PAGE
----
World Americas First Look

Canada looks to China for trade deal

In an effort to advance globalization and secure trading partners outside of North America, Canada considers a free trade agreement with China.

Canadian Prime Minister Justin Trudeau (l.) and Chinese Premier Li Keqiang (r.) shake hands at a news conference in Beijing on Dec. 4. The two countries are exploring a free trade deal.
Fred Dufour/Reuters
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Caption
  • Michael Martina
    Reuters

Canada will continue to explore a free trade agreement with China, Canadian Prime Minister Justin Trudeau said on Monday, as it weighs its options after the United States threatened to pull out of the North American Free Trade Agreement (NAFTA).

Speaking after a meeting with Chinese Premier Li Keqiang, Mr. Trudeau said if "done properly," such an agreement would benefit both countries and strengthen the middle class.

"It's an opportunity that makes sense for Canadian businesses," he said at the start of a five-day trip to China. "Canada is and always has been a trading nation. But the landscape of trade is shifting and we need to adjust to it."

Mr. Li said China remained open to exploring a free trade deal with Canada as part of joint efforts to safeguard world trade liberalization and advance globalization.

"We have an open attitude toward the process of negotiations, and an open attitude towards their contents," Li said.

Canada is considering whether to launch talks on a free trade deal with China, which wants a trade pact similar to the ones it has with Australia and New Zealand.

But Trudeau, aware of domestic unease at the idea, is moving slowly. Although polls consistently show Canadians are split over the merits of a trade deal, Canada needs to diversify exports to offset the possible damage done if the United States pulls out of NAFTA.

Trudeau's visit, which began on Sunday, comes as plane maker Bombardier is eager to win a breakthrough order from Chinese carriers for its CSeries jet, whose fuselage is made in China.

But the chance of sealing such deals has become more cloudy after Canada encouraged Bombardier to sell a controlling stake in the CSeries program to Airbus rather than a Chinese firm.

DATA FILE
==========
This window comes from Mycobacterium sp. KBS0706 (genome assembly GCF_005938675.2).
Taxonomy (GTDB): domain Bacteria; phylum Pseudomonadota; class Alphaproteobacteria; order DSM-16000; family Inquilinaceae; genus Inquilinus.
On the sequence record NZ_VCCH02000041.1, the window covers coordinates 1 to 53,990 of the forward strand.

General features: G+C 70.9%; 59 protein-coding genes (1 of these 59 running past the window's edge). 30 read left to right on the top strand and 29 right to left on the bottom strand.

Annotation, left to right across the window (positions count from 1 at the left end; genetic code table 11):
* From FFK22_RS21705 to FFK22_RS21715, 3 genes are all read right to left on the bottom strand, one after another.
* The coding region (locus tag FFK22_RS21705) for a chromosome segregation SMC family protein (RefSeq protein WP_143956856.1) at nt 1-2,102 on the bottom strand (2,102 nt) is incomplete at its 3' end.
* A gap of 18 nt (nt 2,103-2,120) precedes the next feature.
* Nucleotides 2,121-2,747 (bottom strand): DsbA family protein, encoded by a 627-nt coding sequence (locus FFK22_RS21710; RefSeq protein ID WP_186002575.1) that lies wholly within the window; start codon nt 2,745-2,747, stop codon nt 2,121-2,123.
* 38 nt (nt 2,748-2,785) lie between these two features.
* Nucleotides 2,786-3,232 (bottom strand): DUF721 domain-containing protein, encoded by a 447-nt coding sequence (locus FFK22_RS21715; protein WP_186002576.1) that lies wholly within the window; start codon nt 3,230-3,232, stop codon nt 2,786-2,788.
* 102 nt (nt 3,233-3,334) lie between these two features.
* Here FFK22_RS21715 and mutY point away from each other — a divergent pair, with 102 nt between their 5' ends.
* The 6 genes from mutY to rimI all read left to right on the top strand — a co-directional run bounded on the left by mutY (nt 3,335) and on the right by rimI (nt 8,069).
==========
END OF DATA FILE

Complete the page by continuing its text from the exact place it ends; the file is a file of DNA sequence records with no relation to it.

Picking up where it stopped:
"On the agricultural front, I'm pleased to announce the Canadian beef and pork will have greater access to the Chinese market," Trudeau said, without elaborating.

China has been loosening restrictions on beef imports this year to feed the appetite of the country's growing middle class for more Western food.

Trudeau said he also agreed with Li a joint statement that affirms a commitment to "mitigating the global threat of climate change" and lays out a plan for closer collaboration.

Earlier on Monday, Trudeau promoted Chinese tourism to Canada at an event held at the headquarters of China's Twitter-like online media company, Sina Weibo.

Canada has said it will co-host a January meeting with the United States of up to 16 foreign ministers in Vancouver to produce "better ideas" to ease tensions over North Korea's nuclear and ballistic tests.

In late November, North Korea tested its most advanced intercontinental ballistic missile yet, putting the continental United States within range and increasing pressure on US President Trump to deal with the nuclear-armed nation.

Li said he discussed international and regional issues with Trudeau, but did not elaborate.

This story was reported by Reuters.

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